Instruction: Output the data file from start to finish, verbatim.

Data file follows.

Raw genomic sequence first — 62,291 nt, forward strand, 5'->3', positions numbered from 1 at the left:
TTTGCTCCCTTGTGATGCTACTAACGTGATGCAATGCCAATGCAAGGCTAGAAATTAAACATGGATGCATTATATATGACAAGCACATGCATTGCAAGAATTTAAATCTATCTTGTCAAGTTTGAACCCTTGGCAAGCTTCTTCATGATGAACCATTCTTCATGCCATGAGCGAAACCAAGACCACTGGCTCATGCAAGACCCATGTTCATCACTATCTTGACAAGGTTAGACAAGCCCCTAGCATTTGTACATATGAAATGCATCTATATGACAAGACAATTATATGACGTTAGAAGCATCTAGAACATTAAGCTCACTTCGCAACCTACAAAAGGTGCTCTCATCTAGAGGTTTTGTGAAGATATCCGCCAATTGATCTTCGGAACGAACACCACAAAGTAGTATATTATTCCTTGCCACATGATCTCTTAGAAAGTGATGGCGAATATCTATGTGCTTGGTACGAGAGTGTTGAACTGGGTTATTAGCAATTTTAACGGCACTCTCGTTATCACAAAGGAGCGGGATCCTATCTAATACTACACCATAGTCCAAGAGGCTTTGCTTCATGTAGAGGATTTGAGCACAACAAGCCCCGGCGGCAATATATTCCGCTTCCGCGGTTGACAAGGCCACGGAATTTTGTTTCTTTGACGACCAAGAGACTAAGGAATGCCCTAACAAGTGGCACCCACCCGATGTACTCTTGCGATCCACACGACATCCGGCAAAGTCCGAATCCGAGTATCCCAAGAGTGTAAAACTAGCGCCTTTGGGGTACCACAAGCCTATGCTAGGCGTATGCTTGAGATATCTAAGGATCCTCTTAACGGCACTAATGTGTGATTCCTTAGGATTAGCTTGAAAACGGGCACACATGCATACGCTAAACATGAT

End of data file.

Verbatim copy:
Raw genomic sequence first — 62,291 nt, forward strand, 5'->3', positions numbered from 1 at the left:
TTTGCTCCCTTGTGATGCTACTAACGTGATGCAATGCCAATGCAAGGCTAGAAATTAAACATGGATGCATTATATATGACAAGCACATGCATTGCAAGAATTTAAATCTATCTTGTCAAGTTTGAACCCTTGGCAAGCTTCTTCATGATGAACCATTCTTCATGCCATGAGCGAAACCAAGACCACTGGCTCATGCAAGACCCATGTTCATCACTATCTTGACAAGGTTAGACAAGCCCCTAGCATTTGTACATATGAAATGCATCTATATGACAAGACAATTATATGACGTTAGAAGCATCTAGAACATTAAGCTCACTTCGCAACCTACAAAAGGTGCTCTCATCTAGAGGTTTTGTGAAGATATCCGCCAATTGATCTTCGGAACGAACACCACAAAGTAGTATATTATTCCTTGCCACATGATCTCTTAGAAAGTGATGGCGAATATCTATGTGCTTGGTACGAGAGTGTTGAACTGGGTTATTAGCAATTTTAACGGCACTCTCGTTATCACAAAGGAGCGGGATCCTATCTAATACTACACCATAGTCCAAGAGGCTTTGCTTCATGTAGAGGATTTGAGCACAACAAGCCCCGGCGGCAATATATTCCGCTTCCGCGGTTGACAAGGCCACGGAATTTTGTTTCTTTGACGACCAAGAGACTAAGGAATGCCCTAACAAGTGGCACCCACCCGATGTACTCTTGCGATCCACACGACATCCGGCAAAGTCCGAATCCGAGTATCCCAAGAGTGTAAAACTAGCGCCTTTGGGGTACCACAAGCCTATGCTAGGCGTATGCTTGAGATATCTAAGGATCCTCTTAACGGCACTAATGTGTGATTCCTTAGGATTAGCTTGAAAACGGGCACACATGCATACGCTAAACATGAT